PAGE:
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Published on 1 May 2005

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The future of lung cancer and mesothelioma

teaser

Pieter E Postmus
MD PhD
Head of Department
Department of Pulmonology
VU University Medical Center
Amsterdam
The Netherlands
E:PE.Postmus@vumc.nl

Of all malignancies, lung cancer is by far the most frequent cause of death. Of all patients diagnosed, only around 10–15% will still be alive five years after diagnosis. By far the most important cause of lung cancer is the use of tobacco products, and despite extensive efforts, approximately 30% of the population are still smoking.

Within the heterogeneous group of tumours called lung cancer, several different histological types have to be distinguished. The absolute frequency of the different histological types has also been changing during the last two decades;(1) the incidence of smallcell lung cancer is lower, whereas adenocarcinoma is becoming the most frequent type(2) and squamous cell lung cancer is slowly becoming less frequent. The rising incidence of malignant mesothelioma is also a matter of concern.(3)

Lung cancer staging
Although the two lung cancer staging systems currently used are far from perfect, they can be used for prognostic and subsequently develop guidelines. The system for small-cell lung cancer (SCLC) includes two stages that are distinguished and used for decisions on treatment. The second system, for nonsmall-cell lung cancer (NSCLC), is based on the widely used TNM classification. For this tumour type, staging is of paramount importance to decide which treatment is most appropriate for a specific patient. In addition, other patient-related factors, such as cardiovascular and pulmonary function, are important.

New staging systems are currently being developed based on data from more than 100,000 patients. For NSCLC, too little is known of the differences of clearly different patients within the same subgroup. For example, stage IA includes all patients with tumours </=3cm in diameter without lymph node metastases, although it is known that tumours </=1cm in diameter have a better prognosis than larger tumours.(4) Stage IIIB is also a very heterogenous group.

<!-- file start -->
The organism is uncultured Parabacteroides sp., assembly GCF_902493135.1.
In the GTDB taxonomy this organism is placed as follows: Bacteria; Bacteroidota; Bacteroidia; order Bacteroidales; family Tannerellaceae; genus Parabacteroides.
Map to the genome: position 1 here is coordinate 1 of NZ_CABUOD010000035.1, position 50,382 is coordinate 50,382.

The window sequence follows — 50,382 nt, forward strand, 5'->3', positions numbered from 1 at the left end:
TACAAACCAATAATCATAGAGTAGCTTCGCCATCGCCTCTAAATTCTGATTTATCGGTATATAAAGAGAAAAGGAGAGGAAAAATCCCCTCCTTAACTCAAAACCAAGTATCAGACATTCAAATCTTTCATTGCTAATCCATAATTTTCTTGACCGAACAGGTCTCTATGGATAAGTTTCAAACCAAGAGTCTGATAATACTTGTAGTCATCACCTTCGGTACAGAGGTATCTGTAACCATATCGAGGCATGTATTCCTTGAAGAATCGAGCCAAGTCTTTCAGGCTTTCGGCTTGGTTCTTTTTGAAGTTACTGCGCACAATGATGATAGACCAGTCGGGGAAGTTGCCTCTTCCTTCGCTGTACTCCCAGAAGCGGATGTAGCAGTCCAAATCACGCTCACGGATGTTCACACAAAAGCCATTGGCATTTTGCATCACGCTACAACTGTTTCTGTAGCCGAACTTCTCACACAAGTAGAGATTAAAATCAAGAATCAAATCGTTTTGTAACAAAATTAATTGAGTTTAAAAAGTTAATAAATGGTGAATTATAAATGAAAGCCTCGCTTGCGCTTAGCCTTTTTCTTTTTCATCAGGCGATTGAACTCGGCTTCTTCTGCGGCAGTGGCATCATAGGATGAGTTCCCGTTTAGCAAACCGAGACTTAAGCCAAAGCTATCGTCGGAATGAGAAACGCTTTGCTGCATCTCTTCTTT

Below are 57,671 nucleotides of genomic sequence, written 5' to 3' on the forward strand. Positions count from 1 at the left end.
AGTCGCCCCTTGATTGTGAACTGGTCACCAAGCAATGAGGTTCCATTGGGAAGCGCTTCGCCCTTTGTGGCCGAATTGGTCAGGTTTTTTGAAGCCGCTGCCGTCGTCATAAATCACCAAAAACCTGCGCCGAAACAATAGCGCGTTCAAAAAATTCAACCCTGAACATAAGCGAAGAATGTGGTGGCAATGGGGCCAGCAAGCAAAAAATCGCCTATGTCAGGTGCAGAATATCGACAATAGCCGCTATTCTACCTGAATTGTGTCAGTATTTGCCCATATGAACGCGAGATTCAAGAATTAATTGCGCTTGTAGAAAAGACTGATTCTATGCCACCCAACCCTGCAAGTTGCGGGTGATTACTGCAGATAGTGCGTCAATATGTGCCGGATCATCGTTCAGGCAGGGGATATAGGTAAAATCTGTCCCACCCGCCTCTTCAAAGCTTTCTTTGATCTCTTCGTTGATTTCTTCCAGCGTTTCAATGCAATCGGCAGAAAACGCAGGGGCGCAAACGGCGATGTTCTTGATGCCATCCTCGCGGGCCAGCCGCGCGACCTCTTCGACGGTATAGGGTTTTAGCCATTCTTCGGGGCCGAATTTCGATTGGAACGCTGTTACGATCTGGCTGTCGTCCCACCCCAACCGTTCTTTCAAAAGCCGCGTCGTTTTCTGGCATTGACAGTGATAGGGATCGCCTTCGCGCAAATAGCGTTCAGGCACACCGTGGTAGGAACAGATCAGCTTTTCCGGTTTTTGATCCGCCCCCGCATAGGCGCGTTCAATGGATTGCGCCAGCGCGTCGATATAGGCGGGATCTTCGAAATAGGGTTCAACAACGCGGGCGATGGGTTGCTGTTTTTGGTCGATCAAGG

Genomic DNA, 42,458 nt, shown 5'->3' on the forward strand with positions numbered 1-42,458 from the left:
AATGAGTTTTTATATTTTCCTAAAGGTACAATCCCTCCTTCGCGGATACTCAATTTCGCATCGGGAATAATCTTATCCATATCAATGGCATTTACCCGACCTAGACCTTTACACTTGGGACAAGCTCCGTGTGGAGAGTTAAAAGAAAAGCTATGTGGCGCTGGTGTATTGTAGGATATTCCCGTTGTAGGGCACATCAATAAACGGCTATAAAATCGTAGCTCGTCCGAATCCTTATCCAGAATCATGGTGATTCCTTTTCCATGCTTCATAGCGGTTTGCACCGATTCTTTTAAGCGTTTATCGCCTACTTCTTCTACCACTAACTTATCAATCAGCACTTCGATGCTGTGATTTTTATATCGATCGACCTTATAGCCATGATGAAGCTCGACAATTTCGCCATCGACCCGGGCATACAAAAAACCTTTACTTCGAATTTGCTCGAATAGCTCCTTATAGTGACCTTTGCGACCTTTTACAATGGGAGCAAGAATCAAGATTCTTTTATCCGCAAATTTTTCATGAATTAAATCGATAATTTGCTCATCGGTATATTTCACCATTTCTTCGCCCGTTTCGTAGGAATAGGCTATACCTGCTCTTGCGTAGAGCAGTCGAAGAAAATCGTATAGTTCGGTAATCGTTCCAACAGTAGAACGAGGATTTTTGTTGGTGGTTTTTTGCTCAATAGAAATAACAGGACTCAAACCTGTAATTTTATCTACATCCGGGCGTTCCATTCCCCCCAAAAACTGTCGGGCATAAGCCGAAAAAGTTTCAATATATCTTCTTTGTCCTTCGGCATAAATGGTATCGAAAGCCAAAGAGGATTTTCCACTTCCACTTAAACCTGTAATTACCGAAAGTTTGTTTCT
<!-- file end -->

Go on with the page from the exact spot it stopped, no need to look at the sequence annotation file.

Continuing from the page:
Current staging procedures are highly time-consuming, partly due to a lack of radiological equipment such as computed tomography (CT) scanners and magnetic resonance imaging (MRI). Positron emission tomographs (PETs) allow the exclusion of mediastinal lymph node involvement and detection of distant metastases that are still asymptomatic and not detected by other standard staging investigations. If used in the appropriate way, it is of major benefit for treatment decisions, for example in patients considered operable after standard staging procedures.(5)

Treatment of SCLC
First-line chemotherapy consists of etoposide/cisplatin for four cycles; for limited-disease patients, concurrent radiotherapy during the second or third cycle is added. Every patient with a good response to chemotherapy will benefit from prophylactic cranial radiotherapy to eradicate asymptomatic microscopic metastases and hopefully prevent, or at least delay, these metastases becoming symptomatic. Irinotecan might soon be introduced in first-line therapy to replace etoposide. Studies to confirm the initial positive trial from Japan are underway.(6)

Treatment of NSCLC
After staging, a decision has to be made as to which treatment is appropriate. Historically, surgery has been the treatment of choice for patients with adequate cardiopulmonary function without signs of locoregional or distant metastases, stages I and II. For these patients, the aim was cure; however, for the majority of patients (within months or at best a few years), metastases eventually become symptomatic. For these patients, as well as for all other patients who were beyond potential cure by surgery at initially staging, only palliative treatment was available. In a small number of patients, locoregional radiotherapy resulted in prolonged disease-free survival. In general, radiotherapy resulted in a delay in tumour growth but not in cure. Cure could be achieved only in up to 30% of patients in the stage I and II subgroups.

Stage IV
After the publication of a meta-analysis on chemotherapy in stage IIIB and IV patients,(7) the attitude towards chemotherapy changed. Chemotherapy is currently the state-of-the-art in treatment of stage IV and so-called “wet” stage IIIB (carcinomatous pleural effusion), with the exception of patients with a poor performance status. Platinum should be part of the chemotherapy regimen, combined with one of the recently introduced new drugs for the treatment of NSCLC, such as gemcitabine, a taxane derivative, or vinorelbine. Second-line treatment with these cytotoxic drugs has recently been demonstrated to have a beneficial effect.(8) Second-line treatment in patients with progression after first-line therapy should increase in the next few years. Erlotinib, an epidermal growth factor receptor (EGFR) antagonist, has recently been demonstrated as having a positive effect compared with placebo, with both survival and quality of life being improved in the treated group.(9)

Stage III